How 'Empire' Quickly Became The TV Show To Beat
ARUN RATH, HOST:
For TV executives looking for a sign scripted drama isn't dead, "Empire" has been a godsend. Last week's episode brought in around 11 million viewers. The Fox drama stars Terrence Howard as Lucious Lyon, the family patriarch and CEO of Empire Entertainment. When his ex-wife, Cookie, played by Taraji P. Henson, returns from a stint in prison, the stage is set for a classic power struggle.
(SOUNDBITE OF TV SHOW, "EMPIRE")
TARAJI P HENSON: (As Cookie Lyon) I want half my company back.
TERRENCE HOWARD: (As Lucious Lyon) (Laughter) I'm sorry, Cookie, but it don't work like that.
HENSON: (As Cookie Lyon) It don't work like what, honey?
HOWARD: (As Lucious Lyon) This company isn't the company that we started 17 years ago.
RATH: NPR's TV critic Eric Deggans has been watching the shows since its premier. He says what's wild about the ratings isn't just the numbers. It's how they've continued to grow.
ERIC DEGGANS, BYLINE: They have increased every week that the show's been on. So it started at 9.9 million - almost 10 million. Now, that's a substantial number. That's the kind of number that, for example, "How To Get Away With Murder," the show that was affiliated with Shonda Rhimes - they debuted with that kind of number. That's really solid in prime time, but they increased every week. They went to 10.3 million the next week, 10.9 million the week after that. And the Wednesday that just aired did 11.3 million.
It seems to indicate that there's a strong word-of-mouth happening around this show. People are talking about it in social media. And it's the same way that "Scandal" and "How To Get Away With Murder" also seem to kind of increase their popularity, only this show's doing it much quicker.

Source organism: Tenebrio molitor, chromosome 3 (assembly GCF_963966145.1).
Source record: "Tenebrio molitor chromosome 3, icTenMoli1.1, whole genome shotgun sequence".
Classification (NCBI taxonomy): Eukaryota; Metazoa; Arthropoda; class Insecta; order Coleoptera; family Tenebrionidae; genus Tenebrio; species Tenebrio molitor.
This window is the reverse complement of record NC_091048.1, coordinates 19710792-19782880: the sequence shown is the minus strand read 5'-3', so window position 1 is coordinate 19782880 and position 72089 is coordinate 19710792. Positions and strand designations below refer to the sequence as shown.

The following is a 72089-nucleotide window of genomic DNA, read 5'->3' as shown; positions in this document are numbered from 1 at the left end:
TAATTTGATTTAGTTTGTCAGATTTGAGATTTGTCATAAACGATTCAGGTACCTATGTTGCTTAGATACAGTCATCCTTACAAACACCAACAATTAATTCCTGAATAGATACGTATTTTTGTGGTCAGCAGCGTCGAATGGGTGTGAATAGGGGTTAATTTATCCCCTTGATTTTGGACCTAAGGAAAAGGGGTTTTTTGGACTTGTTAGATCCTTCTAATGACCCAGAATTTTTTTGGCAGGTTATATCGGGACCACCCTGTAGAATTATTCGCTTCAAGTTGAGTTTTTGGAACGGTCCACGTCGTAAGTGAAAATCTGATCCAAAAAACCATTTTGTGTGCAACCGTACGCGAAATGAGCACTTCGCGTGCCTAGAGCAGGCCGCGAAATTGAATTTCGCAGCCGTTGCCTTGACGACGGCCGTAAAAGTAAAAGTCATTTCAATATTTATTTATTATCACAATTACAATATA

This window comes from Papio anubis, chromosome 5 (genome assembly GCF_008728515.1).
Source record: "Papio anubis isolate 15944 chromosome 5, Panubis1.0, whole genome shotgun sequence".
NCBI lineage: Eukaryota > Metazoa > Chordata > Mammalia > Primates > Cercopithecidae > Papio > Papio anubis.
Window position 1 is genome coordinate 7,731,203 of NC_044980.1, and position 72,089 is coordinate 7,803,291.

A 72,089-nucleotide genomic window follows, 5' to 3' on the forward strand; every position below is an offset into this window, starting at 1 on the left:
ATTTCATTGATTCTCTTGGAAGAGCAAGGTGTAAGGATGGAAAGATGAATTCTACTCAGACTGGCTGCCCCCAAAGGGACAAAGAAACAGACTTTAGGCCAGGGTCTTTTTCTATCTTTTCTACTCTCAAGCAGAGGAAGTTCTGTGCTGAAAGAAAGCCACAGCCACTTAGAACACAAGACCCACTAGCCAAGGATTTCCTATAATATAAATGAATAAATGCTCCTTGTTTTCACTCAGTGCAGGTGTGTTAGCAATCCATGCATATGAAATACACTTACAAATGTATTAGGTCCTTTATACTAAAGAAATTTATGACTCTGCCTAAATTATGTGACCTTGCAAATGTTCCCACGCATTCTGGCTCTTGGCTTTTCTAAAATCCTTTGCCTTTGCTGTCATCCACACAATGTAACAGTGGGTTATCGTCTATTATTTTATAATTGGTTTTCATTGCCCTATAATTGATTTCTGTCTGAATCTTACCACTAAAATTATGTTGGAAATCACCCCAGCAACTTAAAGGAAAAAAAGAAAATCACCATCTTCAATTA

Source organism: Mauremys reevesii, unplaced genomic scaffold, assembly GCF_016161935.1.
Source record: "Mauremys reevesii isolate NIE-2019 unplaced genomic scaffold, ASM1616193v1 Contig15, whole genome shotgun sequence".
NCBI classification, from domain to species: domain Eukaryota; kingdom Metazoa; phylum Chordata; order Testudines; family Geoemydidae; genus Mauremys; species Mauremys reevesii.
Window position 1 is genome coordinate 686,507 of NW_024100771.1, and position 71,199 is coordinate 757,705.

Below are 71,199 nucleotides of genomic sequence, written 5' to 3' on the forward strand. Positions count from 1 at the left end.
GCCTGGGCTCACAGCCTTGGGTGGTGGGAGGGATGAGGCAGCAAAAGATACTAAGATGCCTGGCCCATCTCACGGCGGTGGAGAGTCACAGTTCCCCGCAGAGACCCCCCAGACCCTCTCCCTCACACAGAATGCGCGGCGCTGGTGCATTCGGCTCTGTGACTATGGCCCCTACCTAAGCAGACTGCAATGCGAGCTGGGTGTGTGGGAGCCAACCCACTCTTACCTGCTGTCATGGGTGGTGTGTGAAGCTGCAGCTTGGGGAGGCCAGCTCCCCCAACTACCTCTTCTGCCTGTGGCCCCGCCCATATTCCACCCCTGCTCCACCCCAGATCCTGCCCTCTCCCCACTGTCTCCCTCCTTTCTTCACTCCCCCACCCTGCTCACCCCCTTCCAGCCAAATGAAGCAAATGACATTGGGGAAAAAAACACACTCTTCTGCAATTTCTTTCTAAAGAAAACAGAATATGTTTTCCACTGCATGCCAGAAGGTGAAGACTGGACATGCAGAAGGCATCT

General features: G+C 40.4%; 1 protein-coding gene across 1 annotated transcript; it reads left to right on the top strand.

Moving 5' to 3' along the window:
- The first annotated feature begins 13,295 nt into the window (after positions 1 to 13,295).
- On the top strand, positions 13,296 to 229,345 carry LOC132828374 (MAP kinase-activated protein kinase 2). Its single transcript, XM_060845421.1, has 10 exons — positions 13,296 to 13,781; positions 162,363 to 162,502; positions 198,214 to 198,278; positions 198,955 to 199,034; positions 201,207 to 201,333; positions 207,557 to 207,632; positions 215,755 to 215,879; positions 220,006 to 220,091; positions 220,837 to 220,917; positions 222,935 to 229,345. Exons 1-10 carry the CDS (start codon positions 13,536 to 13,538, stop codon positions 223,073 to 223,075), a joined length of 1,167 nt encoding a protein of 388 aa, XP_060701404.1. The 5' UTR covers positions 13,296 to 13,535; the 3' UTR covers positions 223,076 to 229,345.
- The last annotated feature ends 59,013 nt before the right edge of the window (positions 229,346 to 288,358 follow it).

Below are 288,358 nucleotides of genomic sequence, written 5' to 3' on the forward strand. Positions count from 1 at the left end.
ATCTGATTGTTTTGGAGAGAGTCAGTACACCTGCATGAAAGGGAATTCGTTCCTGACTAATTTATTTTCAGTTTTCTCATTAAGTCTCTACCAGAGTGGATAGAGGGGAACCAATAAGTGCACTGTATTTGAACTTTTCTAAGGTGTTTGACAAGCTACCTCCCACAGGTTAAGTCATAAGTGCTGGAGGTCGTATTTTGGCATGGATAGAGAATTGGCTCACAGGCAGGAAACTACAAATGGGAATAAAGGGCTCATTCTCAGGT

RATH: Now, it's an enormous hit with households of color, which I guess is not surprising, but the way it's a hit with them is a little bit different.
DEGGANS: Yeah. Well, what's interesting is this is a show is that is a big hit in terms of general numbers. You know, anyone could look at 11.3 million and say, wow, that's a successful show. But 62 percent of the adults 18 to 49 who are watching this show are African-American, and that is unheard of. And Nielsen says that 33 percent of all black homes are watching this show, so they're seeing something that resonates with them. They're seeing black culture depicted in a way that they're interested in. And there are some lessons there for how network TV can serve underserved audiences and the rewards that come when they do it.
RATH: Now, put on your critic hat for a moment, Eric. Do you like the show? How you like "Empire?"
DEGGANS: So I think this is a great show, and one of the things I like about it is how it deals with issues that African-American communities are struggling with right now. There's a gay character on the show who is the son of a mother and father. Father does not accept his sexuality. The mother does, even though she has some weird ideas about gay people, too. And it mirrors the kind of conversations and the kind of conflicts that people are struggling with in the black community right now. And that comes from the creator, Lee Daniels, and his life because he's a gay man whose father did not accept his sexual orientation, and it feels real. It's coming from a real experience, and I think it's resonating with the audience.
RATH: Now, with something being a huge success like this, people are going to want to replicate that. So is this the start of a new trend?
DEGGANS: Well, I certainly hope that it's the start of a trend where the networks say, if we were reflect life the way it's being lived, then maybe we'll have more success. Fox is one of the most desperate of the broadcast networks. They've had a lot of problems launching new shows, so they were the most open to trying new things. And indeed, I'm hoping that the networks will learn if you present a world that looks like the world that we see when we step outside our front door, maybe you'll be rewarded with an audience. And isn't that a great thing?
RATH: Be a nice thing. NPR's TV critic Eric Deggans - Eric, thank you.
DEGGANS: Thanks for having me.
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